The meaning of integrating ESG

ESG has become the new black of corporate business. On the backdrop of the latest IPCC report from the UN, weather disasters during the recent months and with COP26 in Glasgow coming up in November, many executives and boards are grappling with how to anchor strategic thinking on climate change and sustainable business more broadly in their existing governance set up.

Everywhere I go there seems to be unanimous consensus that the answer to how to anchor ESG is integration: Fully integrating ESG in the business model of the company and ensuring that environmental, social and governance issues are considered across the board. But the devil is always in the detail, so the question is what it really means to integrate ESG across the business. There might be many answers to this question, but in my mind, there is only one efficient way forward which is a full and complete integration.

ESG starts with strategy – not with reporting

ESG must be anchored first at the strategic level in the purpose, governance and corporate strategy of the company. Next, cascaded across the organisation into R&D, production, quality management, training, remuneration, Corporate Finance, etc. And finally, into stakeholder activities such as reporting, marketing and partnerships. Producing an integrated ESG report is great, as long as it is the means to the end – and not the other way around. Start with strategy – not with reporting.

Go for it 100%, or fail

ESG could be compared to digitalisation that emerged as the big new theme for boards and business executives 10 years ago. Just like ESG, digitalisation does not work unless it is fully integrated into strategy, operations, and company culture. Companies will not get return on investments unless full integration has succeeded. Top Management needs to fully go for it 100%, or else it will fail.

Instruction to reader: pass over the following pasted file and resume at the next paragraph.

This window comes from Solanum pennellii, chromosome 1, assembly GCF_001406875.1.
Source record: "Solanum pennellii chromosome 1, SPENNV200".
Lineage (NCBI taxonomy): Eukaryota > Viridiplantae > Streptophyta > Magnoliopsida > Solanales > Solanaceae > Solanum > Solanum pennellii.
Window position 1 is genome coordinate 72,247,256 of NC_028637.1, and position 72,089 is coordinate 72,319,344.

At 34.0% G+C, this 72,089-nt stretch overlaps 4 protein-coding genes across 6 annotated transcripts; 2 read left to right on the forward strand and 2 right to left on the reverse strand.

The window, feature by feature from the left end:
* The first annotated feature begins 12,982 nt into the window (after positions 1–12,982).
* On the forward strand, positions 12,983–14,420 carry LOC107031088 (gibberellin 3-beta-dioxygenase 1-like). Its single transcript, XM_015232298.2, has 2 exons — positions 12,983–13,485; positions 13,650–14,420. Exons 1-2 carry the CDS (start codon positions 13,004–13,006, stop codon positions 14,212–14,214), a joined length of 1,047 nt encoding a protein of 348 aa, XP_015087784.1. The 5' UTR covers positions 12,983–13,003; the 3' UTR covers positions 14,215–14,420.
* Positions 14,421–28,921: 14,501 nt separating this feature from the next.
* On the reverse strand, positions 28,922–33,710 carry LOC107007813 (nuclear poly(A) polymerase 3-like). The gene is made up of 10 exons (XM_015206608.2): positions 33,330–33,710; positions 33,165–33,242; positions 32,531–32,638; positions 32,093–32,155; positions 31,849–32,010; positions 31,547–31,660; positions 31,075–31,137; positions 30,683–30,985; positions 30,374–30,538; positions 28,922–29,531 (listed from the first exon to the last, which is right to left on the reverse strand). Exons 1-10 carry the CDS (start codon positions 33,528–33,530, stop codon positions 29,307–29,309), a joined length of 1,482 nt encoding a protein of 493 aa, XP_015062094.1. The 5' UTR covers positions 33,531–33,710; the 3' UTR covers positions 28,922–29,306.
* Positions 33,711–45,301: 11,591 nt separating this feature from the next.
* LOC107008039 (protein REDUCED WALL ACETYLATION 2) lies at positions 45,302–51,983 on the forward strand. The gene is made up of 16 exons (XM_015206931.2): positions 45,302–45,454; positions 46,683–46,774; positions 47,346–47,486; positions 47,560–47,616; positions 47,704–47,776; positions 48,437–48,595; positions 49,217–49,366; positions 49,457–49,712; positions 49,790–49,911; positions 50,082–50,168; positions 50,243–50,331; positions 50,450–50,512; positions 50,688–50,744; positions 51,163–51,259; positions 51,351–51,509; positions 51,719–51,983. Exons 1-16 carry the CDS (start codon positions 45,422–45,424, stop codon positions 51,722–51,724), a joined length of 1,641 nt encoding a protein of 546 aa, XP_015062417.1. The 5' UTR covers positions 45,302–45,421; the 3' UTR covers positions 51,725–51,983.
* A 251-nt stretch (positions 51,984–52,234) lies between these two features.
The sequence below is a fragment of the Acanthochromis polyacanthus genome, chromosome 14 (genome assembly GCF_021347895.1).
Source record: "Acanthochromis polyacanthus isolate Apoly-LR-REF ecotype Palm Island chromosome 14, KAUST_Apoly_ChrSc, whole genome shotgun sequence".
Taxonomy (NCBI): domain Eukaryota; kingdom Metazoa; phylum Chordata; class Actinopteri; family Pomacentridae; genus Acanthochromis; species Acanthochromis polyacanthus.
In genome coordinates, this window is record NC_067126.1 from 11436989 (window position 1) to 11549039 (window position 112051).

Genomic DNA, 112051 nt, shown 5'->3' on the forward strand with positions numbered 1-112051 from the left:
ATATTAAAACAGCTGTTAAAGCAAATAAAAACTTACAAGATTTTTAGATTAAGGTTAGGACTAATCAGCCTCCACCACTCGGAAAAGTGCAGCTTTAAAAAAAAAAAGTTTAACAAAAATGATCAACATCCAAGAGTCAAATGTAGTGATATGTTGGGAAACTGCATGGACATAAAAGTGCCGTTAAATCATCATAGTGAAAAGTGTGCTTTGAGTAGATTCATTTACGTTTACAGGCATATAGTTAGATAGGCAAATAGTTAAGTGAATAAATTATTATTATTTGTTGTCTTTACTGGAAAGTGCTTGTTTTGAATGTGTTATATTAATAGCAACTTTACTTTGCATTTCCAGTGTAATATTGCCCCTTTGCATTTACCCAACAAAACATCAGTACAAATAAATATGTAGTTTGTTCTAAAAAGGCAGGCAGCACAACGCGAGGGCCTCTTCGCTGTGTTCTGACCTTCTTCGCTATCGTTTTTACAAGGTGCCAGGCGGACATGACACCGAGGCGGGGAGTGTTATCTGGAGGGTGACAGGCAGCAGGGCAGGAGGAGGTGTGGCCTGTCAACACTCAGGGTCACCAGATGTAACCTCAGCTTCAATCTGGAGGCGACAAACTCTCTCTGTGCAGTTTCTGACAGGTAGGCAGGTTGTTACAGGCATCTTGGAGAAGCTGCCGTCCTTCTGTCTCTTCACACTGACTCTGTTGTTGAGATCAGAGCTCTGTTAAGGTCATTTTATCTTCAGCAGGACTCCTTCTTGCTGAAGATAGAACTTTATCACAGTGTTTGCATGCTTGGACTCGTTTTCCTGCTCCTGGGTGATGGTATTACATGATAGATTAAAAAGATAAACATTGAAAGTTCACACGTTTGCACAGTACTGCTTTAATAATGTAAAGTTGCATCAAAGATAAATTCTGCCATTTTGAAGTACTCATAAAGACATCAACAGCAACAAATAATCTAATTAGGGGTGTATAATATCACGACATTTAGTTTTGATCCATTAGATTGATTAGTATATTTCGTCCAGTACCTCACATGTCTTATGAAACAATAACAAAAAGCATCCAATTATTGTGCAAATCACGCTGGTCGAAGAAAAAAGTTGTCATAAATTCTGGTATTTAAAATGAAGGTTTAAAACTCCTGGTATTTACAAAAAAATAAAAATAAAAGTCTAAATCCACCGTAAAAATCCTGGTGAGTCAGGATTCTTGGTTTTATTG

Where to anchor ESG governance

These days one of the hot topics is how to best anchor ESG in the governance model. Some businesses are establishing a specific board sustainability committee, others are integrating climate change and sustainability into existing board committees such as the audit, nominations, or governance committees. Other companies are adjusting the annual wheel to ensure that more time is allocated on the main board to dig into ESG issues.

Each of these solutions might work very well, depending on the nature and strategy of the company.

The main point is to ensure that each company makes an informed choice and selects a model that is truly able to help drive the sustainability transformation of the business in the right direction fast. The alfa and omega of this is if the company – at its highest level of governance – has decided to go for a 100% full integration of ESG – or not. If yes, you’re all set to go.

Read the full article on LinkedIn here.